The starting point of the journey is the white belt principle of Respect.  The important aspect here is that without first respecting yourself, you will be unable to show respect to others.  In order to improve your self-respect, you must align the three aspects of who you are – mind, body and spirit.  The physical training (Jung Choong) of Tae Kwon Do sets the foundation of building your overall Ki.  Secondly, we must clear our mind of negative emotions via KJaang training via meditation and a positive outlook.  The third aspect is Shin Myung training to build up our spirit.  This requires that we remove the preconceptions in our minds that keep us from realizing our true potential.  Once you have a better position on respecting yourself, you can look to extend that respect to those around you.

Now that the journey is in progress, we must understand that the journey never ends.  While we must strive to achieve the red/black belt principle of Conquering mountain of Tae Kwon Do, it is the journey itself that is the true purpose.  It is critical that we don’t end up in a place of arrogance by thinking that we have conquered the mountain and achieved all that there is to achieve.  The yellow belt principle of Humility is where we must focus as we journey up the mountain.  It is the realization that there is always more to learn that helps to set the context of our journey and to avoid the pitfalls of an arrogant lifestyle.

The journey to be a better person and to benefit humanity is a difficult one.  There are constant distractions that will attempt to side-track us from our goals.  In order to combat these challenges, we have several tools at hand.  When we were orange belts, we learned the importance of Perseverance.  In the face of challenges, we must continue to move forward step by step.  This requires the green belt principle of Self Control.  We will have to battle frustration, anger and the desire to quit by maintaining control over those states of mind.  One way to do this is to use meditation to enhance our concentration (purple belt) on our goals.

As we build up our inner strength, we are enabled to share that strength and positive energy with those around us.  The blue belt principle of Honesty is critical to being able to share our wisdom and energy in efforts to serve the greater good.  If we are sincere, people will see that in how we live our lives and will be more receptive to what we have to offer.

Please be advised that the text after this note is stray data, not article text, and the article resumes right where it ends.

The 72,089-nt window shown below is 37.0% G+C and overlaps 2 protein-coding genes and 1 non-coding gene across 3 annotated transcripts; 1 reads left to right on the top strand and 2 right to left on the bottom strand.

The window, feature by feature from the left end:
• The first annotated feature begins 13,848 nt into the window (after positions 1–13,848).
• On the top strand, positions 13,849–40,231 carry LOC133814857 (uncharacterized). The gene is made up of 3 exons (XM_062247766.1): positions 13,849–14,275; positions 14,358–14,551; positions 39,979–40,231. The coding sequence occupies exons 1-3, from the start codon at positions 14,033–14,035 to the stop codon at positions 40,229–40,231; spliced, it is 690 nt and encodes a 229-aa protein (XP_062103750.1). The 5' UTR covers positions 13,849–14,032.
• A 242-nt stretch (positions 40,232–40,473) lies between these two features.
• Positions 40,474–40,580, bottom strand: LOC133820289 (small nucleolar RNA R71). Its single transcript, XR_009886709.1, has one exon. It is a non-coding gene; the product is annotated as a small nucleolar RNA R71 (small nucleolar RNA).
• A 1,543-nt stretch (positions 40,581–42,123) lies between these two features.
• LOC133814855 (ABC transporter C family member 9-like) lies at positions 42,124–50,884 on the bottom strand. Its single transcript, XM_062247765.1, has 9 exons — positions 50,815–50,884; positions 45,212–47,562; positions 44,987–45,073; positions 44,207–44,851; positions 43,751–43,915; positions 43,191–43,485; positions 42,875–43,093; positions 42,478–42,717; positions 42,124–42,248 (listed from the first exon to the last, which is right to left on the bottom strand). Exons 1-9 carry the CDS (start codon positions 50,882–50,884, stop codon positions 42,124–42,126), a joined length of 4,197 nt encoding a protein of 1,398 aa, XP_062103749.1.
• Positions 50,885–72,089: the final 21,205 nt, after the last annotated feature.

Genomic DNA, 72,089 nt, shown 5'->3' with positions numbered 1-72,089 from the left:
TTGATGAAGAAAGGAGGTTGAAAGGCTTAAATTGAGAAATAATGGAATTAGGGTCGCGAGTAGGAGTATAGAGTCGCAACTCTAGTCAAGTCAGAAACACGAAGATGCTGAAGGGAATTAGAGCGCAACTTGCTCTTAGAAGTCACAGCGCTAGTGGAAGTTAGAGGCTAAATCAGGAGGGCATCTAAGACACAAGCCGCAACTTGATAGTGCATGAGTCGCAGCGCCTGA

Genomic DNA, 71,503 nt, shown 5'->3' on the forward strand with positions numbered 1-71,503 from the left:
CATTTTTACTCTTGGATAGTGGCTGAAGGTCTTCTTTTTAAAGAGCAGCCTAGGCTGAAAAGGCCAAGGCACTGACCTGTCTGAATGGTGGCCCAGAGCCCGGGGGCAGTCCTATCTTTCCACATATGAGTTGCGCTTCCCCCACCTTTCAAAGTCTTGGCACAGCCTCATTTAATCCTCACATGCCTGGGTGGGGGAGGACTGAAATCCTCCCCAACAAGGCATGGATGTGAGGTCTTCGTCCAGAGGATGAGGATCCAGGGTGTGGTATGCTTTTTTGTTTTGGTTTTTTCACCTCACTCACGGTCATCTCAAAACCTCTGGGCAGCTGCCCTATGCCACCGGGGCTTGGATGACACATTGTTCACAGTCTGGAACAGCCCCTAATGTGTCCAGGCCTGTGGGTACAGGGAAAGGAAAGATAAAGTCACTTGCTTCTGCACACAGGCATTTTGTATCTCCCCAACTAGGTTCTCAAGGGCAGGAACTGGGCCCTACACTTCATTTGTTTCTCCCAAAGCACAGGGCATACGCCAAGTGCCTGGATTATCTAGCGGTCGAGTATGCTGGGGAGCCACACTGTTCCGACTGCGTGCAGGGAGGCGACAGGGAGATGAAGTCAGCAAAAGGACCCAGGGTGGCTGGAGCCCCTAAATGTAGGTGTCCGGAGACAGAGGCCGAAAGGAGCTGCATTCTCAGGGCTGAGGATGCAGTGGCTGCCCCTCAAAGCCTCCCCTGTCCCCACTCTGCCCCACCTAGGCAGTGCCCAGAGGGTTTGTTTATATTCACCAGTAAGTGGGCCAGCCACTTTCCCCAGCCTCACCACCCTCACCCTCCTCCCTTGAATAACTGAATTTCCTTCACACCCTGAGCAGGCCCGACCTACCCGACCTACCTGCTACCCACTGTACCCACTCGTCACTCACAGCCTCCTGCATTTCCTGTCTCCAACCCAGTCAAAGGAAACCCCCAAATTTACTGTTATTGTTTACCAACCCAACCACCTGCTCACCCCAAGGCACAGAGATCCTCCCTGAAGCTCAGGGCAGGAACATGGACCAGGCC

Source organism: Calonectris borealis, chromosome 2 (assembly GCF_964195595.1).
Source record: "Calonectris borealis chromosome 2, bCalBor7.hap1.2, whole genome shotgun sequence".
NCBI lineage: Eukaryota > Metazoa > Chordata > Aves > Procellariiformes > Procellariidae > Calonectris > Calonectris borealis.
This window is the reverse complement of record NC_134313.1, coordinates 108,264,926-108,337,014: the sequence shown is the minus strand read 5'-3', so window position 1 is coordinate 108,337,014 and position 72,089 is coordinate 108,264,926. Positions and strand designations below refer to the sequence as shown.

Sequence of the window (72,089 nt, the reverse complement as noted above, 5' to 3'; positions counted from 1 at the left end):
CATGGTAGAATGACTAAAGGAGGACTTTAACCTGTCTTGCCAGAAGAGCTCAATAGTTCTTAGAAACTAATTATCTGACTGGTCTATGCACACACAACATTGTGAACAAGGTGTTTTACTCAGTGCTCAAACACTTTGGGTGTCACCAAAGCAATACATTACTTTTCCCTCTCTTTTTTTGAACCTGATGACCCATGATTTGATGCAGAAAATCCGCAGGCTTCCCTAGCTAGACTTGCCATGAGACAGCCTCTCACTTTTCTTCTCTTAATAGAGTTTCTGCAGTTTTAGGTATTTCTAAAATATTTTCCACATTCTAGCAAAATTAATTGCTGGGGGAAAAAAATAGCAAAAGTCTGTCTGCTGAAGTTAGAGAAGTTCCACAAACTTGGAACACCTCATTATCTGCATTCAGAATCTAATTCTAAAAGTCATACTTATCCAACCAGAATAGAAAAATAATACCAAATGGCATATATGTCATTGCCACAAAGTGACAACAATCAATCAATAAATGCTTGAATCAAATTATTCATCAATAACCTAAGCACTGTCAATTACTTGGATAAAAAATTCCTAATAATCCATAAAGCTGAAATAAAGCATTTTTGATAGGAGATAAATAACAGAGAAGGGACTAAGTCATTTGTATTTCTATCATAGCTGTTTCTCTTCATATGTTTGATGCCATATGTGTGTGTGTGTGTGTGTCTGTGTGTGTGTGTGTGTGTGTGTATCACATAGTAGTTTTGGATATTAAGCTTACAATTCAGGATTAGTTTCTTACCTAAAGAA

All of this leads to us becoming more complete at human beings.  The many principles are interlinked and work together to equip us as servants of humanity.  Our training in both physical and mental discipline will help us to build a strong belief (red belt) that we can make a difference in this world and that our Tae Kwon Do journey is a core foundation that empowers us.



Concentration and its development provide many benefits in daily life as well as in Tae Kwon Do. Having a better capacity to concentrate allows for greater focus while performing tasks at work or school, or doing chores around the house. It enables learning and retention of new things.

There are two types of concentration cultivation; through tension and through relaxation. Tense concentration can occur when an individual is in a high pressure situation like attempting to score a winning penalty goal in a soccer game, taking a test, or trying to meet a deadline. Relaxed concentration is commonly experienced when in meditation or doing simple activities like walking in nature, or cleaning with mindfulness.

In both, the capacity for concentration and focus increases. The difference is in the effects and the duration. In a tense situation, one’s concentration rises quickly. However it is not sustained at that level for long and once the tense situation is over, the concentration drops to at, or even sometimes below, the starting point. The physical after effects typically leave one feeling drained, tired, and mentally foggy.

When building concentration through relaxation, the focus takes a longer time to develop. However this allows for a steady growth over time. While there are still peaks and valleys in the capacity of concentration, the overall trend is that one’s concentration grows for a prolonged period. Through relaxed concentration, the level of concentration cultivated rarely diminishes and the physical after effects are more positive; typically instilling a sense of calmness and clarity.

One of the effects meditation can have on a person is lengthening their breath. With deep breathing comes a slower heart rate and calm mind. All of these things relax the sympathetic nervous system and stimulate the parasympathetic nervous system. This relaxed state of concentration can be highly beneficial to balance out the normal stresses our body may experience from work, school, and family responsibilities.

Another point to consider is that there are changes in the brainwaves that occur for each method. Our concentration will impact the brain as well as other parts of the physical body. The universal vibration is set to 7.5 Hz, the natural frequency of infants. It is thought this attunes them to the universe and is why they are happy and inquisitive.

In the normal day to day living, our brainwaves are in the Beta range (13-30 Hz). In this range, attention is directed towards cognitive tasks and the outside world in the condition of tension and instability.

Below that is the Alpha range (8 to 12 Hz) which shows up when we are calm and awake, but the brain is resting.

Below that is the Theta range (4 to 8 Hz) which is where our brains go into sleep and deep meditation.

And the lowest for our purposes is the Delta range (0.2 to 3 Hz) which is where deep sleep and the deepest of meditative states occurs.

By changing the frequency our brains operate at, we can facilitate better learning and cultivate more capacity for concentration. How we manage our brain frequency (either through tension or relaxation) determines the long term benefits of heightened concentration.

— Spoken by JiDoJa YOO, JM
— Written by Hyun Sa Myung Duk (Drew Vanover) and Shin Min (Patrick Malonso); Edited by Hyun Sa Chun Shim (Carlos Stern)